Tuesday, May 19, 2015

The Master Singers of Lexington Celebrates Adam Grossman's 20th Year as Music Director

Adam Grossman has been the conductor and music director of the Master Singers for 20 years, but I can proudly say that I have known Adam for nearly 40 years: we met in Junior High School. I have known violinist Frank Powdermaker, who played the violin solos on the program, for even longer than I have known Adam. When I was in fifth grade and he was in sixth grade, we were stand-partners in the All Newton Elementary School Orchestra.

Adam and Frank were my friends and musical mentors through Junior High School and High School. The last time I heard Frank play or Adam conduct was some time in the later 1970s.

I had high expectations for the May 16th concert. The program had first performances of two pieces written by Adam Grossman, the Bach A minor Violin Concerto, the Bach Motet "Lobet den Herrn, alle Heiden," the famous Bach chorale "Jesus bleibet mine Freude" from Herz und Mund und Tat und Leben, BWV 147, and Bach's Cantata 196 Der Herr denote an us.

Adam Grossman's "Five Choral Songs" set to English texts from the 16th and 17th centuries (one by John Hilton, one by John Fletcher, and two by unknown poets), were written for choir and string quintet (or perhaps string orchestra when performed with a larger choir). They are beautiful and often whimsical pieces that illuminate their texts much the way English Renaissance composers would use what we call "word painting," but the musical treatment is fresh, new, and truly appealing. His Variations on a Theme by Boyce for string orchestra (performed by a string quintet) uses the brief and spare second movement of William Boyce's Third Symphony as a theme. Adam Grossman's program notes describe the piece much better than I can:
My role as a variationist is not to manhandle the tune and make it do my bidding, nor is it to place it in front of the mirror dressed in funny hats. Respecting the theme as a creature of its time and place, the challenge is then to set that aside and see what lies latent within the material, to pull a thread or remove a layer and see what else the theme might become, or in what other direction it might go, while remaining free of gimmickry and making something that is, in the truest sense, entertaining. A more technical concern is ow to work with a tonal theme in contemporary musical language in an honest and meaningful way. Traditional techniques, including canon, fugue and dance forms, all of which Boyce would recognize, help connect with the older music.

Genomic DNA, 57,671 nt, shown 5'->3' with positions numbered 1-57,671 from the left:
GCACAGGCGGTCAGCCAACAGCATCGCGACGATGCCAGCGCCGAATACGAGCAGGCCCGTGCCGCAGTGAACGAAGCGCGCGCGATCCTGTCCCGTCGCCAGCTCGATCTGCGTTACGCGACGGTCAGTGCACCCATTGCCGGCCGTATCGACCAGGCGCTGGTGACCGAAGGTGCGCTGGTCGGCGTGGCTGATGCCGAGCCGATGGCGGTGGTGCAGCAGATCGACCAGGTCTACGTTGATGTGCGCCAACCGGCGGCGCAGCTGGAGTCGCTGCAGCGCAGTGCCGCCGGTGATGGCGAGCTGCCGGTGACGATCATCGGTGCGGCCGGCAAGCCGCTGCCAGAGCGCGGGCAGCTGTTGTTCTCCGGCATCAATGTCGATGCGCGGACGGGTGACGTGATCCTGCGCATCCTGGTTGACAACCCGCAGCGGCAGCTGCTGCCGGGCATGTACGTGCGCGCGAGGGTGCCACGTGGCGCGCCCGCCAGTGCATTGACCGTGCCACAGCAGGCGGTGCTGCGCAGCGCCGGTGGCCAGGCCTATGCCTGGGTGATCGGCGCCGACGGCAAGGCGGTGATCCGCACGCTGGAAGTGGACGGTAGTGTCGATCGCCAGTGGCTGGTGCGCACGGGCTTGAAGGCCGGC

Saturday evening was the first time I had heard music written by Adam Grossman since high school counterpoint class with David Levenson. Adam was my musical hero then, and after hearing these two pieces he remains one of my musical heroes.

My first impression of Adam Grossman as a conductor came during a dress rehearsal of a junior high school production of The Marriage of Figaro (at Weeks Junior High we did an opera or operetta during the first semester and a musical during the spring semester). Adam played the part of Dr. Bartolo, and I was one of the flower girls. We had a full orchestra that was enhanced by Adam's high-school-age bassoon-playing brother Jonathan (bassoon is a must for Figaro), and conducted by our music teacher Frank DaDario. I don't know how it happened, but all of a sudden Mr. DaDario's baton was in Adam's hand during an interval when the actors/singers were not at work, and Adam conducted the overture. It was spectacular. It was one of the defining musical moments of my childhood. Up to that point Adam only presented himself as a terrific singer and a really good violinist, but it was clear to everyone that he was a natural conductor. Perhaps he knew it then too. He conducted his way through high school, and has been working with choruses and orchestras ever since.